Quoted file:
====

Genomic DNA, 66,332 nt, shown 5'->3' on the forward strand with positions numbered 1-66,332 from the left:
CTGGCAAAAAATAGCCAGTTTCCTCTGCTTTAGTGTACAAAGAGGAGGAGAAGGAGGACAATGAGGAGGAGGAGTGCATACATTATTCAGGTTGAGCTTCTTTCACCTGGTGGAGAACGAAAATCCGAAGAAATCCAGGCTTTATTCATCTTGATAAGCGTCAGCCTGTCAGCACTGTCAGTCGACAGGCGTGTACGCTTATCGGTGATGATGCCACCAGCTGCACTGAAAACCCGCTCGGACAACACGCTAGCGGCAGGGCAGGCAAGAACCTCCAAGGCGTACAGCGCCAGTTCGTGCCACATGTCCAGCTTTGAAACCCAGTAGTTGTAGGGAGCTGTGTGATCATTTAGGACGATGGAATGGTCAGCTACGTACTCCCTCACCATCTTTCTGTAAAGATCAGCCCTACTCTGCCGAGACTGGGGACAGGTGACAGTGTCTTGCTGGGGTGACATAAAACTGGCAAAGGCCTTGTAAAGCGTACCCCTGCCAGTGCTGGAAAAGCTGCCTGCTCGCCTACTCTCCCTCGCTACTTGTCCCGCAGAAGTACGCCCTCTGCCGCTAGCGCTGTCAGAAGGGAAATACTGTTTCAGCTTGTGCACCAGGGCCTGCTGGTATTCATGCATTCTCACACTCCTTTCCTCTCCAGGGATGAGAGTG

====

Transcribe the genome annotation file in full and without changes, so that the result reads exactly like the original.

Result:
Genomic DNA, 66,332 nt, shown 5'->3' on the forward strand with positions numbered 1-66,332 from the left:
CTGGCAAAAAATAGCCAGTTTCCTCTGCTTTAGTGTACAAAGAGGAGGAGAAGGAGGACAATGAGGAGGAGGAGTGCATACATTATTCAGGTTGAGCTTCTTTCACCTGGTGGAGAACGAAAATCCGAAGAAATCCAGGCTTTATTCATCTTGATAAGCGTCAGCCTGTCAGCACTGTCAGTCGACAGGCGTGTACGCTTATCGGTGATGATGCCACCAGCTGCACTGAAAACCCGCTCGGACAACACGCTAGCGGCAGGGCAGGCAAGAACCTCCAAGGCGTACAGCGCCAGTTCGTGCCACATGTCCAGCTTTGAAACCCAGTAGTTGTAGGGAGCTGTGTGATCATTTAGGACGATGGAATGGTCAGCTACGTACTCCCTCACCATCTTTCTGTAAAGATCAGCCCTACTCTGCCGAGACTGGGGACAGGTGACAGTGTCTTGCTGGGGTGACATAAAACTGGCAAAGGCCTTGTAAAGCGTACCCCTGCCAGTGCTGGAAAAGCTGCCTGCTCGCCTACTCTCCCTCGCTACTTGTCCCGCAGAAGTACGCCCTCTGCCGCTAGCGCTGTCAGAAGGGAAATACTGTTTCAGCTTGTGCACCAGGGCCTGCTGGTATTCATGCATTCTCACACTCCTTTCCTCTCCAGGGATGAGAGTG